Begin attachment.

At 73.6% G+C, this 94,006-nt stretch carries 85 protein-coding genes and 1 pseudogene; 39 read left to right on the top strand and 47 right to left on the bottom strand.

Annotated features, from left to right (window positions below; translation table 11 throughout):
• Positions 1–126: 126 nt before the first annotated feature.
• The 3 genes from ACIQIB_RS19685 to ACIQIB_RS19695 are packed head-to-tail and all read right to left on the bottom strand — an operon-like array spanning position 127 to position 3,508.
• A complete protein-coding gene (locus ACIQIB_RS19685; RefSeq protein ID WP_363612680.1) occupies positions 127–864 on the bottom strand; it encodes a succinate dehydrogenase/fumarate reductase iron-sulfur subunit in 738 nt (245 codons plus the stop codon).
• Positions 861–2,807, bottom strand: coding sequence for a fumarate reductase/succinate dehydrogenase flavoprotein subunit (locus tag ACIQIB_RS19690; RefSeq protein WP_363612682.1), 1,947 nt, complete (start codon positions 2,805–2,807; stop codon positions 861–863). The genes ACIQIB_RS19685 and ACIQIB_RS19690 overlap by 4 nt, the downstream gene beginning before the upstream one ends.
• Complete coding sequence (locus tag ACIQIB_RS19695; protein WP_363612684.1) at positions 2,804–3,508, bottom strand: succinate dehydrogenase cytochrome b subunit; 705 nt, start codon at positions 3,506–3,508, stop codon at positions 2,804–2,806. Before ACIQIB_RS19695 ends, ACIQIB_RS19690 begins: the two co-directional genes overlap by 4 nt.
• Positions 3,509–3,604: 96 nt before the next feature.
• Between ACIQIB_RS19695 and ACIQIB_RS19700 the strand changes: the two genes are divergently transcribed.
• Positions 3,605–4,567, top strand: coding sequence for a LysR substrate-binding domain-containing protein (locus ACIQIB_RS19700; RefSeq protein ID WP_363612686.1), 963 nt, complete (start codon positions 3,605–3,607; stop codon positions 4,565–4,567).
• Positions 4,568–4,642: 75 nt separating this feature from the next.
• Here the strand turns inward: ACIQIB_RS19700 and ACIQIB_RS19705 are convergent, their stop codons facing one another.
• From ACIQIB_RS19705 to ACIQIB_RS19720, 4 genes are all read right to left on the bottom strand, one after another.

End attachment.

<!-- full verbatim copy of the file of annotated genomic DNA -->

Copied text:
At 73.6% G+C, this 94,006-nt stretch carries 85 protein-coding genes and 1 pseudogene; 39 read left to right on the top strand and 47 right to left on the bottom strand.

Annotated features, from left to right (window positions below; translation table 11 throughout):
• Positions 1–126: 126 nt before the first annotated feature.
• The 3 genes from ACIQIB_RS19685 to ACIQIB_RS19695 are packed head-to-tail and all read right to left on the bottom strand — an operon-like array spanning position 127 to position 3,508.
• A complete protein-coding gene (locus ACIQIB_RS19685; RefSeq protein ID WP_363612680.1) occupies positions 127–864 on the bottom strand; it encodes a succinate dehydrogenase/fumarate reductase iron-sulfur subunit in 738 nt (245 codons plus the stop codon).
• Positions 861–2,807, bottom strand: coding sequence for a fumarate reductase/succinate dehydrogenase flavoprotein subunit (locus tag ACIQIB_RS19690; RefSeq protein WP_363612682.1), 1,947 nt, complete (start codon positions 2,805–2,807; stop codon positions 861–863). The genes ACIQIB_RS19685 and ACIQIB_RS19690 overlap by 4 nt, the downstream gene beginning before the upstream one ends.
• Complete coding sequence (locus tag ACIQIB_RS19695; protein WP_363612684.1) at positions 2,804–3,508, bottom strand: succinate dehydrogenase cytochrome b subunit; 705 nt, start codon at positions 3,506–3,508, stop codon at positions 2,804–2,806. Before ACIQIB_RS19695 ends, ACIQIB_RS19690 begins: the two co-directional genes overlap by 4 nt.
• Positions 3,509–3,604: 96 nt before the next feature.
• Between ACIQIB_RS19695 and ACIQIB_RS19700 the strand changes: the two genes are divergently transcribed.
• Positions 3,605–4,567, top strand: coding sequence for a LysR substrate-binding domain-containing protein (locus ACIQIB_RS19700; RefSeq protein ID WP_363612686.1), 963 nt, complete (start codon positions 3,605–3,607; stop codon positions 4,565–4,567).
• Positions 4,568–4,642: 75 nt separating this feature from the next.
• Here the strand turns inward: ACIQIB_RS19700 and ACIQIB_RS19705 are convergent, their stop codons facing one another.
• From ACIQIB_RS19705 to ACIQIB_RS19720, 4 genes are all read right to left on the bottom strand, one after another.